A wisdom tooth (also called the third molar) is the last type of tooth to grow into place. We generally have four wisdom teeth, which arrive in our late teens, or early twenties.
They can be fine, although are a quirk of nature, in so far as lack of space for them to sit well is common. Bringing horizontal, or angular misalignment, or impacted teeth, which fail to break through the jaw, or gum.
Impacted teeth can become infected, bringing pain and swelling, misaligned wisdom teeth make cleaning awkward, leading to decay, including to adjacent teeth. Both risk cysts, bone loss, nerve damage, or periodontal disease.
At least one impacted wisdom tooth is almost normal, yet should not be treated as normal. Having your wisdom teeth assessed by a maxillofacial surgeon makes sense and can avoid future issues, or solve any you have.
A Personal Assessment
If you have immediate problems with your wisdom teeth, removal is likely to be the solution. Whilst removing apparently trouble free teeth may seem odd, this can still make sense looking forward.
Your consultant will use x-rays and physical examination, along with their experience, to identify a likely growth path and judge the need for removal.
A tooth may be stuck, or fully impacted, your mouth unable to make room. One which has broken through could be growing at an angle, liable to push against nearby teeth and cause damage.
One factor to bear in mind is that apart from the direct damage risk, time acts against you. As you age, your jawbone gets harder, making teeth more difficult to extract and risking greater damage to the area.
Potential nerve damage needs consideration before extraction in a few cases and will be assessed by your consultant. An unusual issue but if you are at risk, this will be discussed and suitable procedures adopted.
Wisdom Tooth Removal
In most cases, wisdom tooth removal is not a major task, or takes too long. Local anaesthesia may be fine, which can be used in conjunction with intravenous sedation to reduce anxiety. General anaesthesia is also available.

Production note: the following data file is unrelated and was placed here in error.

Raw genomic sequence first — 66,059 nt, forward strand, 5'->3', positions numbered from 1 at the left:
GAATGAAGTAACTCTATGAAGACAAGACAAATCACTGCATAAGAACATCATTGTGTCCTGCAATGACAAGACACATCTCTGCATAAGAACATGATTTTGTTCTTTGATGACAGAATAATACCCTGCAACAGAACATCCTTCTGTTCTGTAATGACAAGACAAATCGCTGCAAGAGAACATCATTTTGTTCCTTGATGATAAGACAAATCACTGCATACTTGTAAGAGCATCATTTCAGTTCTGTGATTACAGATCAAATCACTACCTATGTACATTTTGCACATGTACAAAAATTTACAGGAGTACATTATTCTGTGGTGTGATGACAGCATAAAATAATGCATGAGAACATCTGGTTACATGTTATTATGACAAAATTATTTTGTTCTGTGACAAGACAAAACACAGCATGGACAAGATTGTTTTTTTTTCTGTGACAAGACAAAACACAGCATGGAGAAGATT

An impacted wisdom tooth by nature requires deeper surgery, to cut the gum and remove any bone above the tooth. This is again not too invasive, although stitches are likely to be required, self dissolving, or removed a week later.
A little bleeding is common after dental surgery, which can be stemmed with a gauze pad and gentle pressure if not stopping naturally. Rinsing with warm salt water for a few days will keep the area clean and help avoid infection.
Depending on sedation choice, you may need to be collected and take time off work. The latter not a bad idea for the rest of the day after any type of wisdom tooth extraction.
You may feel a changed sensation, tingling, or numbness in your lips, tongue, or cheek. The nerves supplying them are close to your lower wisdom teeth, an aspect carefully considered and the feeling is normally quite short term.
Care At Our Clinic
A need for skilled assessment and understanding of related risk is critical to wisdom tooth decisions. The reason we ensure you see a consultant maxillofacial surgeon at stage one.
They will also be there for you if any wisdom teeth need to be removed, alongside matching facilities. At a London clinic with the finest equipment, sterilisation and safety procedures.
Every staff member you deal with will understand your case and support our ethos of excellent personal care. If we can help with current, or potential wisdom tooth issues, please get in touch at any time.